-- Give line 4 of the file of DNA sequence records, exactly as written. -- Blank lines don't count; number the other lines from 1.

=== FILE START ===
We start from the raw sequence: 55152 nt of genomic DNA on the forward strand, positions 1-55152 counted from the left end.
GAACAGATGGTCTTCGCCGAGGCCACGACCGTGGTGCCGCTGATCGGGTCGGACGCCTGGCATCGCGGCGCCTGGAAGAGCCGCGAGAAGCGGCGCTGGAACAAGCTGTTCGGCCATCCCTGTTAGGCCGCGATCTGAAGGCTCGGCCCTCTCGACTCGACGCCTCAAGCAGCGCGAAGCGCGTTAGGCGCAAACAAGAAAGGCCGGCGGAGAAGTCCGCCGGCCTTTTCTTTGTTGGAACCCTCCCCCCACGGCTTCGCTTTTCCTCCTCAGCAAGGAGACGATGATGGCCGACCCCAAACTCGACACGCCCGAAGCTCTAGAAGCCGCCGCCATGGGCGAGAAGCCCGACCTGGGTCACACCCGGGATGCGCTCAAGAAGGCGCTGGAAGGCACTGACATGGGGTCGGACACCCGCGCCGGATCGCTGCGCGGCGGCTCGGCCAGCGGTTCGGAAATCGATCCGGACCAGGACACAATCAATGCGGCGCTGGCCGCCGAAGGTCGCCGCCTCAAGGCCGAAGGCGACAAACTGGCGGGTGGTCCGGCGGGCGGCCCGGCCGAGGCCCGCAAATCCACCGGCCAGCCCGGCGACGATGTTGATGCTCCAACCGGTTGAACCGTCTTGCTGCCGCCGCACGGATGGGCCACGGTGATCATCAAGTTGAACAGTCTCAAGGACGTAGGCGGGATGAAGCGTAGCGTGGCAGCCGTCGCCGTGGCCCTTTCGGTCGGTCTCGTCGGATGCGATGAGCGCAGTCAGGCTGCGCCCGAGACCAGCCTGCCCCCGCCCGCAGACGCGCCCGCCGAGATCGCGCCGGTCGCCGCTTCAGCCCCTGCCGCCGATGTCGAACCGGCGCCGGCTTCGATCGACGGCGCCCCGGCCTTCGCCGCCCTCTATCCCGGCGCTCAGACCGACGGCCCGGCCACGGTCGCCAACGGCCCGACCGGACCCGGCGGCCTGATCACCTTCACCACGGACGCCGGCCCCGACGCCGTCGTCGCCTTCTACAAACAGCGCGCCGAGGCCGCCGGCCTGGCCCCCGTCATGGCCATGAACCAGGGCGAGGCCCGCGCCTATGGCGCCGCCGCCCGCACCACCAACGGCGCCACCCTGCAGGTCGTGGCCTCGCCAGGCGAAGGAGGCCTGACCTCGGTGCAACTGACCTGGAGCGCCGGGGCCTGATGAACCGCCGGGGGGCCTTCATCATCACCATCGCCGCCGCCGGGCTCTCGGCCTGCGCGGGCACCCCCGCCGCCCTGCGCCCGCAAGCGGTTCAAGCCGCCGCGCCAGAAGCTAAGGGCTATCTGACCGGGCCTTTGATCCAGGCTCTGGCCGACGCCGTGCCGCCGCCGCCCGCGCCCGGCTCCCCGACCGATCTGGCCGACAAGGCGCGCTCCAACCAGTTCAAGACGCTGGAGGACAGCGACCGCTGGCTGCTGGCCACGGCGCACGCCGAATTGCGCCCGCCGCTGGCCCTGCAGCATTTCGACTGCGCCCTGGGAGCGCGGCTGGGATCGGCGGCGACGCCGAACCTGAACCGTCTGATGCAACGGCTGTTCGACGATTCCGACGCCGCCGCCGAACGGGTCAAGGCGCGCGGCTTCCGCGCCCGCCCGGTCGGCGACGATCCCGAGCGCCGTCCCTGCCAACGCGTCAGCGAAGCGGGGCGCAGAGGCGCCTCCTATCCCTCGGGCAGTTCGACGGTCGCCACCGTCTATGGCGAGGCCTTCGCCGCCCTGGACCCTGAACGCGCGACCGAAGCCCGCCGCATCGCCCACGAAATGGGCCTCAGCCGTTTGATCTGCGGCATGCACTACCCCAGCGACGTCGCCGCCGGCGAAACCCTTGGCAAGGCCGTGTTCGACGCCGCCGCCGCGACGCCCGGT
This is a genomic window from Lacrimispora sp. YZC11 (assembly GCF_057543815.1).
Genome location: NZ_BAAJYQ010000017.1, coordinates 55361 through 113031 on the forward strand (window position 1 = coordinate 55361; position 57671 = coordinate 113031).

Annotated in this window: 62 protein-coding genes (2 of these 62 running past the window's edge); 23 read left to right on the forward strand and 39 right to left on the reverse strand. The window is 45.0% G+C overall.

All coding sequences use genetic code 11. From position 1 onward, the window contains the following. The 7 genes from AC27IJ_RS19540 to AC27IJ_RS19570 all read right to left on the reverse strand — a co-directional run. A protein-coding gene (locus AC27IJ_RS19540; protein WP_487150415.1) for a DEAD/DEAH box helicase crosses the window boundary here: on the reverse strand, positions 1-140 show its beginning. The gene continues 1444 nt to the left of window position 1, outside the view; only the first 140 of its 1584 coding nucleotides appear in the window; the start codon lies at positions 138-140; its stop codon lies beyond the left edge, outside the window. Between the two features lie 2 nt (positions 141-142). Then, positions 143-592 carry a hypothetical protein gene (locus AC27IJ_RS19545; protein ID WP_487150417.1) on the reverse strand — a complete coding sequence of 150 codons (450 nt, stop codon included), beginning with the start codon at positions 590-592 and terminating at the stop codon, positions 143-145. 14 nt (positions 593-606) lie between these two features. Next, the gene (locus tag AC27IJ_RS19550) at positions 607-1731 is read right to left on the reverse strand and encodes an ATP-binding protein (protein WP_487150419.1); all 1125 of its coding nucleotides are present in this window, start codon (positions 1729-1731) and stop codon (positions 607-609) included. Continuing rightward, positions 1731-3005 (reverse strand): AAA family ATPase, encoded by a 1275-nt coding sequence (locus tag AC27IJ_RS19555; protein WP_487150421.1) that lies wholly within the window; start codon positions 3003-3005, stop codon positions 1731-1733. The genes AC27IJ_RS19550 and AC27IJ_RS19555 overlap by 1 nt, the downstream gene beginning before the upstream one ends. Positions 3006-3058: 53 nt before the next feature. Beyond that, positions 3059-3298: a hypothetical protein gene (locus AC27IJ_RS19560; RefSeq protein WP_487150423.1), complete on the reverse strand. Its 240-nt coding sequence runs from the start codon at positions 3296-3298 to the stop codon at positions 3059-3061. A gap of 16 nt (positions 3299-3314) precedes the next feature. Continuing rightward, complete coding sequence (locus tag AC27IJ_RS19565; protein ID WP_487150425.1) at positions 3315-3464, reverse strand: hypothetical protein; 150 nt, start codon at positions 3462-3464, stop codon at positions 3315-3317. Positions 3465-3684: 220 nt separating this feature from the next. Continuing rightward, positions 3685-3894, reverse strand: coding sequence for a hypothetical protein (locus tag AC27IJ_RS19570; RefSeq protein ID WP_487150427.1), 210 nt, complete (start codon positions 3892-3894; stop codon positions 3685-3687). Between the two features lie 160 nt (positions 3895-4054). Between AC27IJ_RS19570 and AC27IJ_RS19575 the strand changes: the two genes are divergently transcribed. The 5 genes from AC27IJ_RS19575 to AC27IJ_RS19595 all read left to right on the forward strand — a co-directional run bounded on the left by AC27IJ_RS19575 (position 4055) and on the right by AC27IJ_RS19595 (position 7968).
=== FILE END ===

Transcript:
Genome location: NZ_BAAJYQ010000017.1, coordinates 55361 through 113031 on the forward strand (window position 1 = coordinate 55361; position 57671 = coordinate 113031).